The real key to achieving flow, according to MC, is having the ability to direct one's attention, to control and organise it, and ignore distractions whilst pursuing what you enjoy doing. We cannot process very much at all if constantly being distracted by too many goals, objectives or interests. Most important is to do the things that truly matter to you personally, to focus on this and this alone, at the expense of other distractions. Those who cannot do this, live with what MC refers to as "psychic entropy" which means there is too much interference in the mind to allow any one thing to be done well. Flow is the exact opposite of psychic entropy. This is not about doing something grand or important either. MC notes that many of the examples of people in flow are doing fairly mundane or routine work rather than being Professors or esteemed Politicians. It is how this person feels about what they are doing, how much control they have over it and how immersed they are in doing it that matters. Being a Janitor in flow is about viewing this as meaningful and experiencing intrinsic reward more than it is about being recognised by others or being paid well. A highly ambitious individual might not really be that focused on the job at hand, rather more concerned about what the future holds, how much he / she will be paid or what prestige is attached to the job. This person runs the risk of doing this for his / her entire career before being presented with the gold watch and being asked to retire still never having been truly fulfilled (a less obvious example of psychic entropy).
A hopeful message that I take from the idea of living in flow is that it is never too late to experience a "second adolescence" and discover something that gives us this experience. We can change fairly dramatically from being highly competitve to being concerned about others (think of ruthless politicians or business-men becoming philanthropists in their later years), or from being concerned only with financial security to being financially secure doing something that holds meaning as an individual. These things might indeed become more possible once freed from the pressures of providing for a family or repaying financial commitments.
Here are some pertinent questions to ask to explore being in flow:
- when am I unconsciously good at something? (MC reports it takes c.10 years of practice to be able to be in flow for activities such as sport, music or art);
- what is it I really like to do, that I would happily do if it weren't for my obligations?
- who do I know living like this?
- would I happily put in the hours (years) of practice i.e. you feel good when engaged in this activity rather than what rewards the future offers?
- when I am older will I be at peace with having lived like this?
- how do I rate my overall ability to concentrate, block out distractions and pursue a goal single-mindedly?
- what are the main things that distract me from living more purposefully? (MC gives the examples of TV, extrinsic motivators, family, internet, friends, computer games, the media in general)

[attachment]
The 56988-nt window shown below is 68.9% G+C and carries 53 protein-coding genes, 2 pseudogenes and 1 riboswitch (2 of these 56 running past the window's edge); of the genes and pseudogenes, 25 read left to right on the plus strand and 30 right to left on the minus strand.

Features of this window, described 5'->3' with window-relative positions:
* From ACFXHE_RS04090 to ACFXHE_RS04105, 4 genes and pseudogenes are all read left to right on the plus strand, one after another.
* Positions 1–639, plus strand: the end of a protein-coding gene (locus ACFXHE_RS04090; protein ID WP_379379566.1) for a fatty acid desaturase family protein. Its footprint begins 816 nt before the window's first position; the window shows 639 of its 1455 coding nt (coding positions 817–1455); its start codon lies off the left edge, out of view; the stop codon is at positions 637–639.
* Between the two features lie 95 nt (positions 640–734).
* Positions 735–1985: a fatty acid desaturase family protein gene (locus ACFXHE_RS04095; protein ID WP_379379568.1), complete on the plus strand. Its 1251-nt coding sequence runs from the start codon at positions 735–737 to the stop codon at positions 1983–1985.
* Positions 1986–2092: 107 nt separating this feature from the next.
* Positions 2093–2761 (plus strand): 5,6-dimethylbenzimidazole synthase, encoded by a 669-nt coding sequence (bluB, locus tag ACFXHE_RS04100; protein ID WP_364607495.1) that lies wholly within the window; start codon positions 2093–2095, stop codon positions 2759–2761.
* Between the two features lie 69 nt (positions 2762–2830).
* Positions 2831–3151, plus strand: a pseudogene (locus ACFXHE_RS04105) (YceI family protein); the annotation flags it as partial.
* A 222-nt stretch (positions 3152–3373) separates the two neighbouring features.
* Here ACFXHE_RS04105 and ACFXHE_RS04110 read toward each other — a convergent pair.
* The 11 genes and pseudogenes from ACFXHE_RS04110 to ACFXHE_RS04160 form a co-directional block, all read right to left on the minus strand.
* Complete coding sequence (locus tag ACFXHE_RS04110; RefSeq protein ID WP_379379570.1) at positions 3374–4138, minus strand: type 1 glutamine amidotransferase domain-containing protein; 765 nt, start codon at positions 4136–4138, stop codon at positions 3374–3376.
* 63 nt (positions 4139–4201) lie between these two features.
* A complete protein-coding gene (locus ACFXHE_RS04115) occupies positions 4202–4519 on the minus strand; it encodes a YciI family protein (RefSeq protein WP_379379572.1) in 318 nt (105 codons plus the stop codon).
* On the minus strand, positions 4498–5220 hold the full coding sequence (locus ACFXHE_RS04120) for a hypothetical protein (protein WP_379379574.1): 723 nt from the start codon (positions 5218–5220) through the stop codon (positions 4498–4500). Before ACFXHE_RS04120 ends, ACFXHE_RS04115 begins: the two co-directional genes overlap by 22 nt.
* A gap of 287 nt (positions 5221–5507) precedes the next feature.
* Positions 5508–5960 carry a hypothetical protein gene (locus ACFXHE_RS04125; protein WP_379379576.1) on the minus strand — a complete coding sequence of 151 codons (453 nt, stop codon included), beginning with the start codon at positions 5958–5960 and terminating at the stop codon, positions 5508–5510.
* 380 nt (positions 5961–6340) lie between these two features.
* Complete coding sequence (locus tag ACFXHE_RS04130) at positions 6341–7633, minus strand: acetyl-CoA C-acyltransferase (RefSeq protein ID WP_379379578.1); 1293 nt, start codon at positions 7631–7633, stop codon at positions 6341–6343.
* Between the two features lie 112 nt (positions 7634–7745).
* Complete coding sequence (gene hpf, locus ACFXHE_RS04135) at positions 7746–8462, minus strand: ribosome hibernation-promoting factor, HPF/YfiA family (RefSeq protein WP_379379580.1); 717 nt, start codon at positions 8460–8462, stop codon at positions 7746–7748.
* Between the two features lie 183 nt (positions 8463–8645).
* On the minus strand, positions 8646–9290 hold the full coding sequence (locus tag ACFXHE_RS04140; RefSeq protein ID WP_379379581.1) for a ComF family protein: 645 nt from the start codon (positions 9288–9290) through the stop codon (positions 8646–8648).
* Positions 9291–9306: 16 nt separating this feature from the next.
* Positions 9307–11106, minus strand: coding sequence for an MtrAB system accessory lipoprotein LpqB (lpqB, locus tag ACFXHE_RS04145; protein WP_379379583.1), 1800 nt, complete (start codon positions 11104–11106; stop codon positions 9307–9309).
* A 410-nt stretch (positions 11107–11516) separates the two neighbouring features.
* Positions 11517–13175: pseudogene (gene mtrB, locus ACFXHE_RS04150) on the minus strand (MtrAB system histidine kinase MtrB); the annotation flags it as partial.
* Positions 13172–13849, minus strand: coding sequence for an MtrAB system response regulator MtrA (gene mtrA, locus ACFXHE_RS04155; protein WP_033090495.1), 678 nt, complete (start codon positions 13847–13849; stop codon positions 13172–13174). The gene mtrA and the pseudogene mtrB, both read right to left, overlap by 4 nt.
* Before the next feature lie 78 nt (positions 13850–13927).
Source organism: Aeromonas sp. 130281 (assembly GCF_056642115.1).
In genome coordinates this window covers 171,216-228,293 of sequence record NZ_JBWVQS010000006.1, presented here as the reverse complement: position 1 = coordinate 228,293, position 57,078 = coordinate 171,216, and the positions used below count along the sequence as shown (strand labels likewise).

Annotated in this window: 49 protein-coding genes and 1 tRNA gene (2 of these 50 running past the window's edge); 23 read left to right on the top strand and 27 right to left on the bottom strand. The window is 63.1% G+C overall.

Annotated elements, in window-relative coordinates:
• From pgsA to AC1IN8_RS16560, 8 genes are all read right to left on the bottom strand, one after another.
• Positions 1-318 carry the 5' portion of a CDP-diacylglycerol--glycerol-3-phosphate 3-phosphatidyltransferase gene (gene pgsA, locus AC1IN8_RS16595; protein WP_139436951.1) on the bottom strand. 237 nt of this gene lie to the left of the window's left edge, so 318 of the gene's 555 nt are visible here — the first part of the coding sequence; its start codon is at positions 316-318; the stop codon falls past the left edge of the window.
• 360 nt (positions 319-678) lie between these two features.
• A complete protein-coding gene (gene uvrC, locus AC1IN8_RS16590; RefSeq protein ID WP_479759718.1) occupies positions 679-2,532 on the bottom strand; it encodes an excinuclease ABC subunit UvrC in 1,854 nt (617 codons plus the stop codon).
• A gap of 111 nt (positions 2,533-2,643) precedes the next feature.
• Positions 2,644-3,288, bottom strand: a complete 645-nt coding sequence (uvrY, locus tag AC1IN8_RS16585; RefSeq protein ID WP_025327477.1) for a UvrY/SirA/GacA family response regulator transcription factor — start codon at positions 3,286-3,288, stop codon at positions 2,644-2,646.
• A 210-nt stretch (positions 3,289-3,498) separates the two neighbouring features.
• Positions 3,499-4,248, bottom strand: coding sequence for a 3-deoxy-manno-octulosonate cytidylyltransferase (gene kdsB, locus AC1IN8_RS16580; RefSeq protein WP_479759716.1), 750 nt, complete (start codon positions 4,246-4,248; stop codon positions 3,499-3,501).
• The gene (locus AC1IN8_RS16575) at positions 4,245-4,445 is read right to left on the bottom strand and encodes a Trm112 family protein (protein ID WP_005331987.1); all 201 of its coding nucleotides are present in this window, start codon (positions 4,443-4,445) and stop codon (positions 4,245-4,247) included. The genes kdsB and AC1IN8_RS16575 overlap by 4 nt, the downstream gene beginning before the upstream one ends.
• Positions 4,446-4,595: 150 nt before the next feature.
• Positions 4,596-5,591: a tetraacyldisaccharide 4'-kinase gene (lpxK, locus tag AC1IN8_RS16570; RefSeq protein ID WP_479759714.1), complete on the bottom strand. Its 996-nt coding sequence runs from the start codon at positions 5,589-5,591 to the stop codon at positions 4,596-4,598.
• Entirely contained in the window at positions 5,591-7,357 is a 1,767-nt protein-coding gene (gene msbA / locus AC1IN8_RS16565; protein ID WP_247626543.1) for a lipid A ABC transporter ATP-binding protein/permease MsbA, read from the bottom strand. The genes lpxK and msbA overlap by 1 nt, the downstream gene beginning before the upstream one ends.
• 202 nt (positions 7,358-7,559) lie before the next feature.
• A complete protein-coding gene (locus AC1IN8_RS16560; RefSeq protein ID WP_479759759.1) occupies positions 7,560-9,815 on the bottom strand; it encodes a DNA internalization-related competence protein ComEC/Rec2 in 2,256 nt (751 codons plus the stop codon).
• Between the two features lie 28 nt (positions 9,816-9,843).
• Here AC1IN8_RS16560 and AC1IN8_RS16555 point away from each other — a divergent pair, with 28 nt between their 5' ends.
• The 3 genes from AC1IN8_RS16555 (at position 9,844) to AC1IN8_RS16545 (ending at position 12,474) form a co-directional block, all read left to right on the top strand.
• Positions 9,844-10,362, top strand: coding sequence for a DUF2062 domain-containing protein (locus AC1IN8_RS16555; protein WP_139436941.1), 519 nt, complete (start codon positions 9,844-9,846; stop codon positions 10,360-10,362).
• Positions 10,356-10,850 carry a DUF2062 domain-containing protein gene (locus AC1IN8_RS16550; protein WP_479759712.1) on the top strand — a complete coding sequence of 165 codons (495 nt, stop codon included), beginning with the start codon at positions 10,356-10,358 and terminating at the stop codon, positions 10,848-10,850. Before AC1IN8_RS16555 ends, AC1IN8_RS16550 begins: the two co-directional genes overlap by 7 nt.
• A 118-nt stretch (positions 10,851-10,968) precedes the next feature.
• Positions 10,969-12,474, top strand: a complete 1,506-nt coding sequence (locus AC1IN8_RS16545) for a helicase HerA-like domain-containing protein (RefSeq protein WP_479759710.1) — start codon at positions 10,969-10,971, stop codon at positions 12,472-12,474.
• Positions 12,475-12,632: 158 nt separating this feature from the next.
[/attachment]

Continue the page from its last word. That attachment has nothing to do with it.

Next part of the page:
In an age where we are constantly bombarded with attention-robbing information, hopefully these questions trigger some ideas on achieving more flow, and satisfaction in your life. They certainly have for me, as someone who runs the risk of finding new and interesting projects which distract me from my bigger, more important goals. When I project myself forwards in life, suddenly my choices become much clearer and I am reminded of what I must do more of now (at the expense of these others)!
Thursday, 5 November 2009
Last year a couple came to see me who were hooked on excitement but since starting a family were now struggling with all the changes that this had brought to their relationship. The couple, Jenny and Steve (names changed), had enjoyed a liberated sex-life, with risk-taking and spontaneity important to both of them. Of course, this had changed after conceiving their first child, and since then, for the past 2 years, they had seen a steady decline in their sex life as well as intimacy as a couple. For couples with new babies this can be a common observation but not necessary a problem for all. For Jenny and Steve it had become a problem.
At the beginning of therapy, Jenny and Steve showed confusion, resentment and some anger towards each other. The real issues had clearly become mixed up with added misunderstandings and stresses of current everyday life and they did not know where to start to unravel the problem. One of my first tasks was to help them separate the current events from the underlying issues. I explained to Jenny and Steve that if they could resolve the real issue, then much of the current resentment, confusion and anger would dissipate. Also, in practicing truly listening to each other and in dealing with the changes as they arise, they would gain new depths of intimacy together.